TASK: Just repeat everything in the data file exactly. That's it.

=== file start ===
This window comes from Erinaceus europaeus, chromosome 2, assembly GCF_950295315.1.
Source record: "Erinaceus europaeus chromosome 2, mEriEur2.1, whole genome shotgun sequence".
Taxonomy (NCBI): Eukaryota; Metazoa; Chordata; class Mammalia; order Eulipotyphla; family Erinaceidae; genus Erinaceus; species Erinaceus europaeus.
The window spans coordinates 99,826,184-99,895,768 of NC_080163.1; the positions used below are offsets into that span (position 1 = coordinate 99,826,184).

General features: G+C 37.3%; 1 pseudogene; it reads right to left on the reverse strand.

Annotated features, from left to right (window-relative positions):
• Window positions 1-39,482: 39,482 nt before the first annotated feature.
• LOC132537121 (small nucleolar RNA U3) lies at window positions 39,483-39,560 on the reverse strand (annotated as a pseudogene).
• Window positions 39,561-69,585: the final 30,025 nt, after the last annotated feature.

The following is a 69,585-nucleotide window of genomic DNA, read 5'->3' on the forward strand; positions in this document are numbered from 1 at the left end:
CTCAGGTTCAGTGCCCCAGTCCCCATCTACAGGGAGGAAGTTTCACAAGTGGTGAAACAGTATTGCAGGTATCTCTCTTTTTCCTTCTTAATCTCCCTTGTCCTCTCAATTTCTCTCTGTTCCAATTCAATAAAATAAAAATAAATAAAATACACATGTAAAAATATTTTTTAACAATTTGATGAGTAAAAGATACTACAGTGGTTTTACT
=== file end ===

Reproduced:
This window comes from Erinaceus europaeus, chromosome 2, assembly GCF_950295315.1.
Source record: "Erinaceus europaeus chromosome 2, mEriEur2.1, whole genome shotgun sequence".
Taxonomy (NCBI): Eukaryota; Metazoa; Chordata; class Mammalia; order Eulipotyphla; family Erinaceidae; genus Erinaceus; species Erinaceus europaeus.
The window spans coordinates 99,826,184-99,895,768 of NC_080163.1; the positions used below are offsets into that span (position 1 = coordinate 99,826,184).

General features: G+C 37.3%; 1 pseudogene; it reads right to left on the reverse strand.

Annotated features, from left to right (window-relative positions):
• Window positions 1-39,482: 39,482 nt before the first annotated feature.
• LOC132537121 (small nucleolar RNA U3) lies at window positions 39,483-39,560 on the reverse strand (annotated as a pseudogene).
• Window positions 39,561-69,585: the final 30,025 nt, after the last annotated feature.

The following is a 69,585-nucleotide window of genomic DNA, read 5'->3' on the forward strand; positions in this document are numbered from 1 at the left end:
CTCAGGTTCAGTGCCCCAGTCCCCATCTACAGGGAGGAAGTTTCACAAGTGGTGAAACAGTATTGCAGGTATCTCTCTTTTTCCTTCTTAATCTCCCTTGTCCTCTCAATTTCTCTCTGTTCCAATTCAATAAAATAAAAATAAATAAAATACACATGTAAAAATATTTTTTAACAATTTGATGAGTAAAAGATACTACAGTGGTTTTACT